Doctors in Spain Use Adult Stem Cell Therapy for the Treatment of Crohn’s Disease

Physicians in Barcelona are using autologous adult stem cells derived from bone marrow to treat Crohn’s disease. In other countries such as the U.S. and Italy the same procedure has already obtained excellent results, with 80% of all patients still in total remission as long as 6 years after treatment, and considerable improvement also observed even in the 20% of patients who experience partial but not complete remission.

Dr. Julian Panes and Dr. Elena Ricart of the gastroenterology department at the Hospital Clinic in Barcelona have treated 6 patients thus far, 3 of whom have already completed the therapy and the other 3 of whom are still undergoing therapy. All patients are confident that they will improve.

However, the procedure in Barcelona begins with an initial treatment of chemotherapy for the specific purpose of destroying the patient’s immune system – the logic and necessity of which are being increasingly questioned. While such a procedure had previously been considered a necessary part of such therapy, even though it exposes the patient to potentially life-threatening risks, today an increasing number of doctors are questioning the medical wisdom and scientific validity of subjecting their patients to deliberate immune destruction, and in fact there is a growing body of evidence to support the idea that such dangerous immunosuppression is unnecessary. In a publication that appeared in the Journal of Translational Medicine over two years ago, in January of 2007, Dr. Neil H. Riordan et al. posed the following question: “…in patients who are not suffering from a disease that is associated with an aberrant bone marrow such as hematological malignancies or immunological dysfunctions, how is it justifiable to subject them to the high levels of morbidity and mortality associated with immune suppression?” Dr. Riordan and his team of scientists then examined compelling evidence which strongly indicates that pre-stem cell transplant immune suppression is unnecessary for many types of autologous hematopoietic cell therapies and even for some allogeneic therapies that utilize “universal donor” cells such as mesenchymal stem cells and the CD34+ stem cells that are found in umbilical cord blood, and from which immune rejection is not even a concern. As Dr. Riordan and his colleagues wrote in their 2007 paper in a section that is subtitled, “Mesenchymal stem cells do not need myeloablation for efficacy”: “Currently there are several ongoing clinical trials in Phase I-III using ‘universal donor’ mesenchymal stem cells in non-conditioned recipients of Crohn’s disease, GVHD (graft-versus-host disease) and myocardial infarction. Although these cells are bone marrow expanded mesenchymal cells, the superior proliferative potential of cord blood mesenchymal cells may allow them not only to escape immune destruction, but also to expand in vivo and mediate therapeutic effects superior to those derived from bone marrow. The fact that regulatory agencies have allowed advancement of ‘off-the-shelf’ universal donor mesenchymal stem cells supports the numerous reports of clinical efficacy in an allogeneic setting.”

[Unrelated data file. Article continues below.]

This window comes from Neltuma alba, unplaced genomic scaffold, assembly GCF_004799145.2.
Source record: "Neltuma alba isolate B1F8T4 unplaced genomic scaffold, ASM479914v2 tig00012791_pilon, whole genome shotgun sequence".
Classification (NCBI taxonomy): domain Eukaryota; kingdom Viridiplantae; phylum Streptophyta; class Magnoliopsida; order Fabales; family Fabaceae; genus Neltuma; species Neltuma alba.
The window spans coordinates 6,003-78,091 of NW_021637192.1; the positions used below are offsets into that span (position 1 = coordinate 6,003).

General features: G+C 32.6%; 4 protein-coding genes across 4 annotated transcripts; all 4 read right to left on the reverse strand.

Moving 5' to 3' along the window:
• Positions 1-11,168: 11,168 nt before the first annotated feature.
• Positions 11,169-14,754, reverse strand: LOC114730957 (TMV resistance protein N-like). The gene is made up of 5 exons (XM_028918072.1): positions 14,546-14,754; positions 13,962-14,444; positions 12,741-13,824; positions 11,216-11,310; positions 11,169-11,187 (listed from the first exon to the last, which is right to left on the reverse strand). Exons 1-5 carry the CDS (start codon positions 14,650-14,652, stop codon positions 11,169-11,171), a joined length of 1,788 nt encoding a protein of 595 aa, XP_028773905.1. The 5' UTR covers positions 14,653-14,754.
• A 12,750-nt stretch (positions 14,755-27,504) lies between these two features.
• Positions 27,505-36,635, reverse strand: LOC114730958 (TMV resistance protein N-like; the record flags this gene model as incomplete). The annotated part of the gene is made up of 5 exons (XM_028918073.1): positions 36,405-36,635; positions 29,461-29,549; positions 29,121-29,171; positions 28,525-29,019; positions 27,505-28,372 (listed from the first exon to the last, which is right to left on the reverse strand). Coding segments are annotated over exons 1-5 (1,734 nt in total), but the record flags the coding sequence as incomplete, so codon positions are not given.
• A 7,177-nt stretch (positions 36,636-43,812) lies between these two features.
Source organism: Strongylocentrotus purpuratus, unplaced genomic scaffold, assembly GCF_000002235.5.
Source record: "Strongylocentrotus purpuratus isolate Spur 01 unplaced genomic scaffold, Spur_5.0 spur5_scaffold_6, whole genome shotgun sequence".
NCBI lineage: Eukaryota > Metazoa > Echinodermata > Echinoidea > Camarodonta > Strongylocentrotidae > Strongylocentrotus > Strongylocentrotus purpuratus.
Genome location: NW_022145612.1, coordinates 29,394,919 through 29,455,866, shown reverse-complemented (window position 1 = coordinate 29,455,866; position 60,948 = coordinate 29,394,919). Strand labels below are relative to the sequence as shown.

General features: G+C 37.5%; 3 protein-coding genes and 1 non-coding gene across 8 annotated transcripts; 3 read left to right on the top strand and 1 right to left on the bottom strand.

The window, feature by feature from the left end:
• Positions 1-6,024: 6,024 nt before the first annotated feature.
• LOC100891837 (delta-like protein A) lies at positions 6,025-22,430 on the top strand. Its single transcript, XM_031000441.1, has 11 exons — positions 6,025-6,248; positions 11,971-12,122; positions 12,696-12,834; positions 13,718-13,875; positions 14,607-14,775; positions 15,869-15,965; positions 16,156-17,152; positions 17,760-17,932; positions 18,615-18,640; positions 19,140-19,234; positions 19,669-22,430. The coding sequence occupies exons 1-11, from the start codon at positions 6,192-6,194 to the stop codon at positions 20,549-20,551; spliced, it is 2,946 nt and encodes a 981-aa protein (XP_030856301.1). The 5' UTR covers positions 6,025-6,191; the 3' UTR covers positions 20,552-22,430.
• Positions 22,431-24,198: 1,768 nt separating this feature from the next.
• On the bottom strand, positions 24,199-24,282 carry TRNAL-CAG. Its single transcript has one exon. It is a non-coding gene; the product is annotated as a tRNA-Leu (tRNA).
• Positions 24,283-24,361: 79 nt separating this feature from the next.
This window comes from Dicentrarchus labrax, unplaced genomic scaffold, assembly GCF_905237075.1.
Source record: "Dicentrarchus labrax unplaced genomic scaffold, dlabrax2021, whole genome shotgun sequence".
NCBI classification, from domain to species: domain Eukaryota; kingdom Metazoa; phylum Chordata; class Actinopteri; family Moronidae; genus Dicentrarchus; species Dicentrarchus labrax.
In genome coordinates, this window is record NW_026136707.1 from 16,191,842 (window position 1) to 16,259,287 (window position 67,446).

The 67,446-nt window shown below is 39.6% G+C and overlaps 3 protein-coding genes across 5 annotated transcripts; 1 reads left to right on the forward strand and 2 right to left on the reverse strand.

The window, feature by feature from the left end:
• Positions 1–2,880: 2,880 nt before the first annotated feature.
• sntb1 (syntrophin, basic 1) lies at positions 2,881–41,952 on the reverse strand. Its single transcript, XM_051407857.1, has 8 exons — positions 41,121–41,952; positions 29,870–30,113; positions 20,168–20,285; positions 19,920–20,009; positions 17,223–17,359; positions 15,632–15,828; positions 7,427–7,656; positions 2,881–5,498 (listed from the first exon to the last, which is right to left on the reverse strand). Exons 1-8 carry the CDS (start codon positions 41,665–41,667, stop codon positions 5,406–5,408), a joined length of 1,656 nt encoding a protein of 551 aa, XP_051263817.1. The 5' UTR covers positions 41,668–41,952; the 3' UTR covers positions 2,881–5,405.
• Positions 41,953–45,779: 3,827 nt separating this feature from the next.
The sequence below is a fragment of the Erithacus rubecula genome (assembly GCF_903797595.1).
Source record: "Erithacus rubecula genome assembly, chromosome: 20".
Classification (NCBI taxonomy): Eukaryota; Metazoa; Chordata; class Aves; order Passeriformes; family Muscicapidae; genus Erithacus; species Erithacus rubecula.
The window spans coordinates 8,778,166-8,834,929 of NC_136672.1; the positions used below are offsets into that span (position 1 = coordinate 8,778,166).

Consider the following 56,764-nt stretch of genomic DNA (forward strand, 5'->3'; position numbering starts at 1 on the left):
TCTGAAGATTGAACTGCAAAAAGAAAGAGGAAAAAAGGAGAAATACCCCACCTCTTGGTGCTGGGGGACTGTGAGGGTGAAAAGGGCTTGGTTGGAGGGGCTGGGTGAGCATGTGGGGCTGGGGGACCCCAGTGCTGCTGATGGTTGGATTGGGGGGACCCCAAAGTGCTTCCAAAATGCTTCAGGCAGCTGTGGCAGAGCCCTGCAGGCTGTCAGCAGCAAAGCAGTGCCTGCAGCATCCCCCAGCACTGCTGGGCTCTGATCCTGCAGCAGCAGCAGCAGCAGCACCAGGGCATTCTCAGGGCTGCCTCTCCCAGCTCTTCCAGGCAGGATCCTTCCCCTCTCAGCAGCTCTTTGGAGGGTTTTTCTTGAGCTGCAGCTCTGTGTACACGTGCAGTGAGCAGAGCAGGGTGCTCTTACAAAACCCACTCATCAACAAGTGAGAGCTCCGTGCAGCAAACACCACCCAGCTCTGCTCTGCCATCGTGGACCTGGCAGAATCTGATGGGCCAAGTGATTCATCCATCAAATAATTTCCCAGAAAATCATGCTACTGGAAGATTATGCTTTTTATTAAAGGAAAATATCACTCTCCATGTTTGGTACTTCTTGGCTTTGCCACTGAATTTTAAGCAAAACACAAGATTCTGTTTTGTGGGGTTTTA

Although a total remission rate of 80% is quite impressive, one can only conclude that the rate would be even higher if the patients did not have to recover from the deliberate and life-threatening destruction of their immune systems prior to receiving the stem cell therapy, and also if the stem cell therapy would utilize the “superior proliferative potential” of the “immune privileged” adult stem cells that are found in umbilical cord blood.

Crohn’s disease is a painful, inflammatory, chronic, autoimmune disease of the digestive tract for which there has previously been no known cure and which, if left untreated, is potentially fatal. Complications are numerous, conventional medical treatments are ineffective and carry a high risk of dangerous side effects, and although the precise causes are unknown there seems to be a strong genetic component associated with the disease, which afflicts approximately half a million people in the U.S. alone and over 150,000 people in Spain. Now, adult stem cells offer the first therapy that has ever actually been shown not only to reverse the course of the disease but also to heal the patient of associated physiological injury.

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